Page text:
Hypothetical question: If someone randomly sent you a 13 cent check, would you cash it? Would you actually take the time to drive to your bank, find parking, and fill out a deposit slip… all to increase your net worth by a little more than a dime? Would it even be worth the gas that would be expelled on the drive? If you needed to pay for a parking meter, you would almost certainly lose money in the process. Even if you have a fancy way of depositing a check through a smartphone app, is it really worth the time and effort for a few lousy pennies? For example, what if you were the recipient of this 13 cent Comcast refund check? As much as I hate Comcast (and would love to take money away from them – regardless of the amount) would it really be worth my time to deal with this annoying piece of paper?
Now, take a second and imagine you are billionaire. You get massive checks all the time that you happily take the time to deposit. So, assuming you were a billionaire, what would you do with a 13 cent check? You'd might assume that most billionaires would use a 13 cent check as toilet paper right? Well, fortunately we have a real world answer because Spy Magazine conducted an experiment to answer this exact question. And the results were pretty fascinating.
Back in the early 1990s, Spy magazine set out to determine who were the cheapest millionaires and billionaires in the world. The cover story was actually titled "Who is America's Cheapest Zillionaire?" To conduct their experiment, the magazine created a serious-sounding, but totally fake company called the National Refund Clearinghouse. The National Refund Clearninghouse then sent out $1.11 checks to 58 well know millionaires saying that the money was the result of a "computer error".
Within two months, 26 of the 58 recipients cashed their $1.11 checks. Some of the notable wealthy people who actually took the time to cash a $1.11 check included Donald Trump, Michael Douglas, Faye Dunaway, Cher, and Kurt Vonnegut. Some of the people who did not cash the checks included Billy Joel, Woody Allen, and Dustin Hoffman.
Taking the experiment one step further, National Refund Clearinghouse then sent a $2 refund check to the 32 holdouts who did not cash their original $1.11 check. By upping the prize by 89 cents, six holdouts felt it was worth their time to cash the checks. Actors Richard Gere and Candice Bergen both caved at $2. Finally, Spy Magazine sent out $3.47 checks to the remaining 26 holdouts and were able to scoop up two more people.
Not totally satisfied with the results of their first experiment, Spy Magazine then sent out a second round of checks for $0.64 to the original 26 cheapskates who cashed the very first $1.11 check. Only 13 people cashed this round of checks. Once again, Donald Trump cashed the check. Another person who cashed both the $1.11 the .64 cent check was Saudi Arabian arms-dealing billionaire Adnan Khashoggi.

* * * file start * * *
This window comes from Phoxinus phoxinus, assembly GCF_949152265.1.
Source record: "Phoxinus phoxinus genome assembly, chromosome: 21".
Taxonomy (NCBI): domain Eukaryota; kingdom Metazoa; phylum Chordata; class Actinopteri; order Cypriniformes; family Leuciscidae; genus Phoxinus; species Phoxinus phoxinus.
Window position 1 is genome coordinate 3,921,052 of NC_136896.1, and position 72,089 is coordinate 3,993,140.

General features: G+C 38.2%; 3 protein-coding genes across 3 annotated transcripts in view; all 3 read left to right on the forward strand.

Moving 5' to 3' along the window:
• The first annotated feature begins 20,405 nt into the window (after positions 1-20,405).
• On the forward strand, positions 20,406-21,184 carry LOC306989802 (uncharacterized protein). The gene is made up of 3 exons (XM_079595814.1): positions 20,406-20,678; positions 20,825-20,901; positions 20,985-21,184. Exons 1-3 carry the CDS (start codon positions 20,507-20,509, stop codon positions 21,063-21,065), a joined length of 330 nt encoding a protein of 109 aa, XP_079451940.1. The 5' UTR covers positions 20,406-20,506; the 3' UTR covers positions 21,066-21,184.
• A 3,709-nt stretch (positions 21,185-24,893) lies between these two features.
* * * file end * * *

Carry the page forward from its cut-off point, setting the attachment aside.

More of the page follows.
So to recap, 26 out of 58 wealthy people cashed checks for $1.11 and 13 of those same people cashed a check for .64 cents.
In the third and final round of the experiment, the 13 people who cashed the $0.64 check were sent a check for $0.13. At this point, only two people cashed this check. Guess who the two check cashers were? Donald Trump and Adnan Khashoggi.
Perhaps it should be noted that around the time of all these Spy Magazine experiments, both Donald and Adnan had faced some extremely difficult financial situations. Donald's real estate empire was obliterated after the junk bond market exploded in the late 80s, to the point where he was forced to put his business into bankruptcy. He came within an inch of having to declare personal bankruptcy. As if that wasn't painful enough, Donald was also going through a costly divorce with ex-wife Ivana.
Meanwhile, Adnan had recently completed a five year bitter divorce battle with his ex-wife Soraya Khashoggi. When it was all over, Adnan was forced to cut a check to Soraya for $875 million. That settlement still stands as the fourth most expensive divorce of all time.
So maybe Donald and Adnan just have an extra special appreciation for the value of a dollar. Or even a penny!
For what it is worth, we can probably assume that many wealthy people involved in this experiment employed business managers or underlings who would be tasked with depositing checks, no matter how big or small. However! It was revealed that Khashoggi, who was in New York City at the time for a court case, did personally endorse and deposit all of his checks 🙂
So what do you think? Would you have deposited the checks? At what point does it became too cheap for your time? Maybe the reason someone like Donald Trump was able to rebound from the brink of personal bankruptcy to having a current net worth of $4 billion is directly explained by his appreciation for the value of a penny!